1.1 BACKGROUND TO THE STUDY
Real estate investing involves the purchase, ownership, management, rental and/or sale of real estate for profit. Improvement of realty property as part of a real estate investment strategy is generally considered to be a sub-specialty of real estate investing called real estate development. Real estate is an asset form with limited liquidity relative to other investments, it is also capital intensive (although capital may be gained through mortgage leverage) and is highly cash flow dependent (Syz, 2008). If these factors are not well understood and managed by the investor, real estate becomes a risky investment. The primary cause of investment failure for real estate is that the investor goes into negative cash flow for a period of time that is not sustainable, often forcing them to resell the property at a loss or go into insolvency. A similar practice known as flipping is another reason for failure as the nature of the investment is often associated with short term profit with less effort (Clayton, 2007).
Management and evaluation of risk is a major part of any successful real estate investment strategy. Risks occur in many different ways at every stage of the investment process. For instance mitigation strategy for fraudulent sale is to verify ownership and purchase title insurance. Real estate owners often assume risk on their property exposure in response to unavailability of coverage. While risk retention by ‑ financially sound companies may help to reduce their cost of risk, absence of insurance is not always desirable. In many cases, property owners are required under the terms of their loan covenants to maintain full insurance to value, with restrictions placed upon the amount of deductibles they may carry (Fisher, 2005). Additionally, under high-deductible or self-insurance programs, operating companies no longer have a budgeted premium, and payment of unexpected retained losses creates potential cash flow problems. Finally, property owners or management of companies have no ability to charge the full cost of retaining property risk to their clients. Although real estate markets represent a large proportion of total wealth in both developing and developed countries, the real-estate derivatives markets are still lagging behind in volume of trading and liquidity with has greatly influenced project viability (Black, 1986). Over the last few years there has been increased activity in developing derivative instruments that can be utilized by asset managers to reduce real estate risk. The possibility of financial loss occurring as the result of owing a real estate investment and its implication on project viability will be focused on in this study. Real estate risk might arise from such things as liability, legal issues, partner problems that can force a sale, fire or theft, loss of rental income and purchasing property with an imperfect title.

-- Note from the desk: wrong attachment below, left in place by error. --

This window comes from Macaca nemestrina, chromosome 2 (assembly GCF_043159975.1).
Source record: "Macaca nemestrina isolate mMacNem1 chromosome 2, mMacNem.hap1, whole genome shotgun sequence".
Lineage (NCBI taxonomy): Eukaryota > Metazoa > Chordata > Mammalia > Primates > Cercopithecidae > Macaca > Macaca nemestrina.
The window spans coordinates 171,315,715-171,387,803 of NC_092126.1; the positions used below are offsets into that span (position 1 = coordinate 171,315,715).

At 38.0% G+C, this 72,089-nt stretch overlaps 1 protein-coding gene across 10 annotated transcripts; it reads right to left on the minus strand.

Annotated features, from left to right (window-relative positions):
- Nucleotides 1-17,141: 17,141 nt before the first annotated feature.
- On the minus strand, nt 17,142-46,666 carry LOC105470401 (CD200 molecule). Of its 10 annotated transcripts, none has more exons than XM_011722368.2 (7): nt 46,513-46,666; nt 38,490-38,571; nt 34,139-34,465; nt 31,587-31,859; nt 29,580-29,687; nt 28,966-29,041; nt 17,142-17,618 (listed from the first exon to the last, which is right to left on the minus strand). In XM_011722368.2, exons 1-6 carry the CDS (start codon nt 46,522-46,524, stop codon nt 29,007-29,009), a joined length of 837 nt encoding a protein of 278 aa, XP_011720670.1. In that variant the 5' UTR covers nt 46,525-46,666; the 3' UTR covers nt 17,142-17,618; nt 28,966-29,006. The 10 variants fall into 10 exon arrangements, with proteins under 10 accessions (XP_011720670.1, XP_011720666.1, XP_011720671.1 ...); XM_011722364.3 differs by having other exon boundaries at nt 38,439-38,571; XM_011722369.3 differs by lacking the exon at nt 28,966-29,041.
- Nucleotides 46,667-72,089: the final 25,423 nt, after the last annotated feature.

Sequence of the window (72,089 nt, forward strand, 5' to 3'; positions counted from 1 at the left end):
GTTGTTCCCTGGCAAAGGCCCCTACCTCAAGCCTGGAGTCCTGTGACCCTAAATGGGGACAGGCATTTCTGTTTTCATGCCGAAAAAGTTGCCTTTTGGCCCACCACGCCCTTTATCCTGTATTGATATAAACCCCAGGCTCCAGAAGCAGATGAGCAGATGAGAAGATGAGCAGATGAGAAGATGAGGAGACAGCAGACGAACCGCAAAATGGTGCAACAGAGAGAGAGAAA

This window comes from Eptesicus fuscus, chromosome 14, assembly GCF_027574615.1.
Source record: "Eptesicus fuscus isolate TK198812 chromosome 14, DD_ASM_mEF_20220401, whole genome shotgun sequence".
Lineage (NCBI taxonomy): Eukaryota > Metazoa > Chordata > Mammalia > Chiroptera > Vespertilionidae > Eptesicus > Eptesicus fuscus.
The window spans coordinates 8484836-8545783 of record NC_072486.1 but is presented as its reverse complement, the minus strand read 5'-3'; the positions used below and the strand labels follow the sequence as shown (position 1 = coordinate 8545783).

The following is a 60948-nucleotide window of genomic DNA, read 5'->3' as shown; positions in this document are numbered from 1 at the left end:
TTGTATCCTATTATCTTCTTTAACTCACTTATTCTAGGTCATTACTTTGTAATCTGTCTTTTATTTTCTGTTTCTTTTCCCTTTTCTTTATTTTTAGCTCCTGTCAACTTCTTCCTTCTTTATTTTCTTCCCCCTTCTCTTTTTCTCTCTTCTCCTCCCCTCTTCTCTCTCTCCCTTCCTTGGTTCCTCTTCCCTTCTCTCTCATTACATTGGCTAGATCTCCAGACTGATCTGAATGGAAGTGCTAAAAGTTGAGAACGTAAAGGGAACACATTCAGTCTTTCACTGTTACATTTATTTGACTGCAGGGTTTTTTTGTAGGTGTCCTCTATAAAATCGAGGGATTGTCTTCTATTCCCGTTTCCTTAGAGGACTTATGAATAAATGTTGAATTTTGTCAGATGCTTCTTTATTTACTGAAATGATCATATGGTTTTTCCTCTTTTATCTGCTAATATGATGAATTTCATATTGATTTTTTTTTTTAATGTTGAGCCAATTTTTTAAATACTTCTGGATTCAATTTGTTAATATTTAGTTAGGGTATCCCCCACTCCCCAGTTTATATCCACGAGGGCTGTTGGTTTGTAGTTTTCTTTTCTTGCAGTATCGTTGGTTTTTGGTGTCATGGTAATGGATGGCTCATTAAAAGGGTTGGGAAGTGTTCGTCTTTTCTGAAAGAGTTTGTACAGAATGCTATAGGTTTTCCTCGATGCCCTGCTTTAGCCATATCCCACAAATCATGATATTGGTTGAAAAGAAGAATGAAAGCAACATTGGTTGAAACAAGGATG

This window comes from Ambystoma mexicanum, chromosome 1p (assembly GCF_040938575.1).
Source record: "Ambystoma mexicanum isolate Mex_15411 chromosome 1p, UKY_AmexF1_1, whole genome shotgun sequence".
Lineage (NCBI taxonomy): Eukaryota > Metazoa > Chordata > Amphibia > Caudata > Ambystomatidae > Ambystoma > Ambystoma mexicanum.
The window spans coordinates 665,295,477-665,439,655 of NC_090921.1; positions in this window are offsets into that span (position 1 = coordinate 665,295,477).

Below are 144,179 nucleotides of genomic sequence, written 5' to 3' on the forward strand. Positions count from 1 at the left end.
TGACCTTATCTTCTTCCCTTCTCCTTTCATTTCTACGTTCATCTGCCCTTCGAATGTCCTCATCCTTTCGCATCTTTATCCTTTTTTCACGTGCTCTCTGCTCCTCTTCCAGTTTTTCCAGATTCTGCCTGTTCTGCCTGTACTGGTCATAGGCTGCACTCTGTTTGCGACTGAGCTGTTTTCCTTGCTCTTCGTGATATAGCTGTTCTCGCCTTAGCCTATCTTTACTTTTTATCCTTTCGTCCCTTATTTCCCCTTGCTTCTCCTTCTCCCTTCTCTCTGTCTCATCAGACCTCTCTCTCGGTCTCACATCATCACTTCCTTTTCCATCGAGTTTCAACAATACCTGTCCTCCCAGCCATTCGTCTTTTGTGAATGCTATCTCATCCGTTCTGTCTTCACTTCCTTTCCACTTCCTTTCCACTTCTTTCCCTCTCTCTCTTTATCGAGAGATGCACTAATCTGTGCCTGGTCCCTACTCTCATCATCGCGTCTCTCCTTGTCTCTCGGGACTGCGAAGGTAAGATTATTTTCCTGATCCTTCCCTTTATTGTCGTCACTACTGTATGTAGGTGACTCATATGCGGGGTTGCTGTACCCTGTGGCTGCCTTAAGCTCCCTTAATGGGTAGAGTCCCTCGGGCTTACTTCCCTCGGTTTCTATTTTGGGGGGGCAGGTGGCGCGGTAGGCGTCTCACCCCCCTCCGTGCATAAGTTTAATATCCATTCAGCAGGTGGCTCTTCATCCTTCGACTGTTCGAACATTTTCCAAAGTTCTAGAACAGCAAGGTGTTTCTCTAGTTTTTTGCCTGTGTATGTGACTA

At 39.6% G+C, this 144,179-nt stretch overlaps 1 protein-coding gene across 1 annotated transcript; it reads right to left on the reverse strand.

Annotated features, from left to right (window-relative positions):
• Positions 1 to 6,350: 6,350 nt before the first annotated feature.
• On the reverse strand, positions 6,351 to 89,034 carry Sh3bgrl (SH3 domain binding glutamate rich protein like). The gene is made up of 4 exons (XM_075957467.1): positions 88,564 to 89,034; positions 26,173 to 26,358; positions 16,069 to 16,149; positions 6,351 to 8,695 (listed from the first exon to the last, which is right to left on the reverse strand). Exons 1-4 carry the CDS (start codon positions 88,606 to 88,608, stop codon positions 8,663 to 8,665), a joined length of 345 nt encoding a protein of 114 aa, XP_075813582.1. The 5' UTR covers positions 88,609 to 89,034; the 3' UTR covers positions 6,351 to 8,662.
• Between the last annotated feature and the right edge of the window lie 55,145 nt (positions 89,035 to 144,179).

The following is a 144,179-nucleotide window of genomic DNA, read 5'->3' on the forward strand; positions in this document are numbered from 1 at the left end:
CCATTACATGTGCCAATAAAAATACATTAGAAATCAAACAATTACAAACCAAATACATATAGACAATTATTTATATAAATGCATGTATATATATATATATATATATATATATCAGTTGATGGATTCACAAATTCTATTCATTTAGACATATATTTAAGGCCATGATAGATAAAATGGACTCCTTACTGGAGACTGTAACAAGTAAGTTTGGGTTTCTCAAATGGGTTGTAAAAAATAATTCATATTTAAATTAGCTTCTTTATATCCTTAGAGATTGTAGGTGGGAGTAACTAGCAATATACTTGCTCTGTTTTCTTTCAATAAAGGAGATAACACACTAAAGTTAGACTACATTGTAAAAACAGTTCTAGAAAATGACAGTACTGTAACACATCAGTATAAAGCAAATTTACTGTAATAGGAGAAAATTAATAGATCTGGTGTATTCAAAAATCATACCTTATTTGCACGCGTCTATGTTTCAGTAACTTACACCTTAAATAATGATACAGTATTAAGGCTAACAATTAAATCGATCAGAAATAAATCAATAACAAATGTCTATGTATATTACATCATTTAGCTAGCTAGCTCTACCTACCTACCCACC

1.2 STATEMENT OF THE PROBLEM
Real estate management is a particularly difficult challenge because of its tendency towards liquidity. Typically, even published indices in real estate are based on annual appraisals of large properties, not actual transactions. The recent unprecedented recession has resulted in major long term distress across the real estate industry, and has had severe implications for owners, developers, managers and investors alike. Environmental and construction exposures, catastrophic modeling, stricter lender requirements, and complex requirements involving distressed banks are just some of the risks facing the real estate industry. The researcher however will examine the real estate risks and its implication of project viability.
1.3 OBJECTIVES OF THE STUDY
The following are the objectives of this study:
1.4 RESEARCH QUESTIONS
HO: real estate risk does not affect project viability
HA: real estate risk does affect project viability
1.6 SIGNIFICANCE OF THE STUDY
The following are the significance of this study:
1.7 SCOPE/LIMITATIONS OF THE STUDY
This study on real estate risk and its implication on project viability will cover all the risks an investor is exposed to in real estate with a view of understanding its effect on viability of project.
LIMITATION OF STUDY
Financial constraint- Insufficient fund tends to impede the efficiency of the researcher in sourcing for the relevant materials, literature or information and in the process of data collection (internet, questionnaire and interview).
Time constraint- The researcher will simultaneously engage in this study with other academic work. This consequently will cut down on the time devoted for the research work.
Black, D., Success and Failure of Futures Contracts: Theory and Empirical Evidence, Monograph Series in Finance and Economics, Monograph 1986-1. New York University, 1986.
Clayton, J. “Commercial Real Estate Derivatives: They‟re Here… Well, Almost.” PREA Quarterly, Winter 2007), pp. 68-71.
Fisher, J. D., ‟New Strategies for Commercial Real Estate Investment and Risk Management‟, Journal of Portfolio Management, Vol. 32, 2005, pp. 154-161.
Syz. Juerg M. Property Derivatives. (Wiley: Chichester, 2008).
OTHER SIMILAR ESTATE MANAGEMENT PROJECTS AND MATERIALS